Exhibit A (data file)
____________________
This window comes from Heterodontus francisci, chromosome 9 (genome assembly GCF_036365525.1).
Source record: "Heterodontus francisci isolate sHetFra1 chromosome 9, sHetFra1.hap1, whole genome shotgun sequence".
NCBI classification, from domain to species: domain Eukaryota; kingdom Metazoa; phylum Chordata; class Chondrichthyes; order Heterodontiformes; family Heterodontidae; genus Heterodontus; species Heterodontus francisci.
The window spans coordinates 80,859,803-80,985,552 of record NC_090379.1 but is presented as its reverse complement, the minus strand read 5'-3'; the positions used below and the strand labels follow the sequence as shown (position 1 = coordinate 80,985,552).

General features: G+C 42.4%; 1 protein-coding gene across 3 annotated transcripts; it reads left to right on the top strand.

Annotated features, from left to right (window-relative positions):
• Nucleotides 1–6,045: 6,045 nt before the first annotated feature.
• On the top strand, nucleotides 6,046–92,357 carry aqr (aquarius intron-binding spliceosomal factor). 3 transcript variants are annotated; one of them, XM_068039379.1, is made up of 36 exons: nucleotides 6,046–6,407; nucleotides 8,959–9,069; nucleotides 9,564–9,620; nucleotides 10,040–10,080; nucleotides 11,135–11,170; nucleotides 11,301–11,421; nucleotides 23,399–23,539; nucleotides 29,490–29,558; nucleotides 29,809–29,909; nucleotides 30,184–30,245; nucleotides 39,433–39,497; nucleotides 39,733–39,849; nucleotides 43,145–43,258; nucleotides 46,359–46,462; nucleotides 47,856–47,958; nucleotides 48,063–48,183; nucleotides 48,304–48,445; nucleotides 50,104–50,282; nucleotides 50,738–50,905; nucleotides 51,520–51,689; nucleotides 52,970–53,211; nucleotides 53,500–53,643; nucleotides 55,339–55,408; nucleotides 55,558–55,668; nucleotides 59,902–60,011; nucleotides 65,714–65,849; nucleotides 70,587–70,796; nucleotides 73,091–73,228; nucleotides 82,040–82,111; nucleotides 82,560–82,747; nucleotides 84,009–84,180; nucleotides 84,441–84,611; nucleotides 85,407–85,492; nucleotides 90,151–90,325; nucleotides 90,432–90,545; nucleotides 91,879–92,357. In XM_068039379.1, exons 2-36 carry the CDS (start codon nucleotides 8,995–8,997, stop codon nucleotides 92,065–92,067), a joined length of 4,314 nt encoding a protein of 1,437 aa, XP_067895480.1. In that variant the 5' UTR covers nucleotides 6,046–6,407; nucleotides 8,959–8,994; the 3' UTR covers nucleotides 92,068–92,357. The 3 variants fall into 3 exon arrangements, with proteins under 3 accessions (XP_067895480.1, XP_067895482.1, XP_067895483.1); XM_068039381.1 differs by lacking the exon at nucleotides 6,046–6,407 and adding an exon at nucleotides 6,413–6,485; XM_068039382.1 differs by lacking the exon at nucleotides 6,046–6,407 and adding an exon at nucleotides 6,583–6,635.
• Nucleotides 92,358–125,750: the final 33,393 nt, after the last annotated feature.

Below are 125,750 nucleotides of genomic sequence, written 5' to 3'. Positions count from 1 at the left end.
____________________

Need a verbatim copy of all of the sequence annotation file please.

This window comes from Heterodontus francisci, chromosome 9 (genome assembly GCF_036365525.1).
Source record: "Heterodontus francisci isolate sHetFra1 chromosome 9, sHetFra1.hap1, whole genome shotgun sequence".
NCBI classification, from domain to species: domain Eukaryota; kingdom Metazoa; phylum Chordata; class Chondrichthyes; order Heterodontiformes; family Heterodontidae; genus Heterodontus; species Heterodontus francisci.
The window spans coordinates 80,859,803-80,985,552 of record NC_090379.1 but is presented as its reverse complement, the minus strand read 5'-3'; the positions used below and the strand labels follow the sequence as shown (position 1 = coordinate 80,985,552).

General features: G+C 42.4%; 1 protein-coding gene across 3 annotated transcripts; it reads left to right on the top strand.

Annotated features, from left to right (window-relative positions):
• Nucleotides 1–6,045: 6,045 nt before the first annotated feature.
• On the top strand, nucleotides 6,046–92,357 carry aqr (aquarius intron-binding spliceosomal factor). 3 transcript variants are annotated; one of them, XM_068039379.1, is made up of 36 exons: nucleotides 6,046–6,407; nucleotides 8,959–9,069; nucleotides 9,564–9,620; nucleotides 10,040–10,080; nucleotides 11,135–11,170; nucleotides 11,301–11,421; nucleotides 23,399–23,539; nucleotides 29,490–29,558; nucleotides 29,809–29,909; nucleotides 30,184–30,245; nucleotides 39,433–39,497; nucleotides 39,733–39,849; nucleotides 43,145–43,258; nucleotides 46,359–46,462; nucleotides 47,856–47,958; nucleotides 48,063–48,183; nucleotides 48,304–48,445; nucleotides 50,104–50,282; nucleotides 50,738–50,905; nucleotides 51,520–51,689; nucleotides 52,970–53,211; nucleotides 53,500–53,643; nucleotides 55,339–55,408; nucleotides 55,558–55,668; nucleotides 59,902–60,011; nucleotides 65,714–65,849; nucleotides 70,587–70,796; nucleotides 73,091–73,228; nucleotides 82,040–82,111; nucleotides 82,560–82,747; nucleotides 84,009–84,180; nucleotides 84,441–84,611; nucleotides 85,407–85,492; nucleotides 90,151–90,325; nucleotides 90,432–90,545; nucleotides 91,879–92,357. In XM_068039379.1, exons 2-36 carry the CDS (start codon nucleotides 8,995–8,997, stop codon nucleotides 92,065–92,067), a joined length of 4,314 nt encoding a protein of 1,437 aa, XP_067895480.1. In that variant the 5' UTR covers nucleotides 6,046–6,407; nucleotides 8,959–8,994; the 3' UTR covers nucleotides 92,068–92,357. The 3 variants fall into 3 exon arrangements, with proteins under 3 accessions (XP_067895480.1, XP_067895482.1, XP_067895483.1); XM_068039381.1 differs by lacking the exon at nucleotides 6,046–6,407 and adding an exon at nucleotides 6,413–6,485; XM_068039382.1 differs by lacking the exon at nucleotides 6,046–6,407 and adding an exon at nucleotides 6,583–6,635.
• Nucleotides 92,358–125,750: the final 33,393 nt, after the last annotated feature.

Below are 125,750 nucleotides of genomic sequence, written 5' to 3'. Positions count from 1 at the left end.